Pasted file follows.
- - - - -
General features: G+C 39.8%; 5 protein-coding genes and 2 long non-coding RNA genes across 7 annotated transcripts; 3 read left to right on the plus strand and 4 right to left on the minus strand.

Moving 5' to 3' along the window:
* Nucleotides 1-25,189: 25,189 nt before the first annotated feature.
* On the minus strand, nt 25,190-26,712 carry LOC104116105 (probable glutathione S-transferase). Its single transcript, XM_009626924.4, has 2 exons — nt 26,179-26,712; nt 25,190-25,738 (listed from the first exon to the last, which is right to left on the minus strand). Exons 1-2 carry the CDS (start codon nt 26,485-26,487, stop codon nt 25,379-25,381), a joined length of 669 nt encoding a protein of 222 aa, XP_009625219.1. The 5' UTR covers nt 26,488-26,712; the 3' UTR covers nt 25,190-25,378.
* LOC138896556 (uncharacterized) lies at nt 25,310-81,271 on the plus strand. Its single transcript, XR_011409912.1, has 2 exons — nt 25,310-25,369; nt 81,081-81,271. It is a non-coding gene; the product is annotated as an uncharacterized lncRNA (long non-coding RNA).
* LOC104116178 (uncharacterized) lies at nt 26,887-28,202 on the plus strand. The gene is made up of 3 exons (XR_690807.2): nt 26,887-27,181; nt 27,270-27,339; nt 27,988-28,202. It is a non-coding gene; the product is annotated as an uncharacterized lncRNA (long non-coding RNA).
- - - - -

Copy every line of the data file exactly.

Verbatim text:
General features: G+C 39.8%; 5 protein-coding genes and 2 long non-coding RNA genes across 7 annotated transcripts; 3 read left to right on the plus strand and 4 right to left on the minus strand.

Moving 5' to 3' along the window:
* Nucleotides 1-25,189: 25,189 nt before the first annotated feature.
* On the minus strand, nt 25,190-26,712 carry LOC104116105 (probable glutathione S-transferase). Its single transcript, XM_009626924.4, has 2 exons — nt 26,179-26,712; nt 25,190-25,738 (listed from the first exon to the last, which is right to left on the minus strand). Exons 1-2 carry the CDS (start codon nt 26,485-26,487, stop codon nt 25,379-25,381), a joined length of 669 nt encoding a protein of 222 aa, XP_009625219.1. The 5' UTR covers nt 26,488-26,712; the 3' UTR covers nt 25,190-25,378.
* LOC138896556 (uncharacterized) lies at nt 25,310-81,271 on the plus strand. Its single transcript, XR_011409912.1, has 2 exons — nt 25,310-25,369; nt 81,081-81,271. It is a non-coding gene; the product is annotated as an uncharacterized lncRNA (long non-coding RNA).
* LOC104116178 (uncharacterized) lies at nt 26,887-28,202 on the plus strand. The gene is made up of 3 exons (XR_690807.2): nt 26,887-27,181; nt 27,270-27,339; nt 27,988-28,202. It is a non-coding gene; the product is annotated as an uncharacterized lncRNA (long non-coding RNA).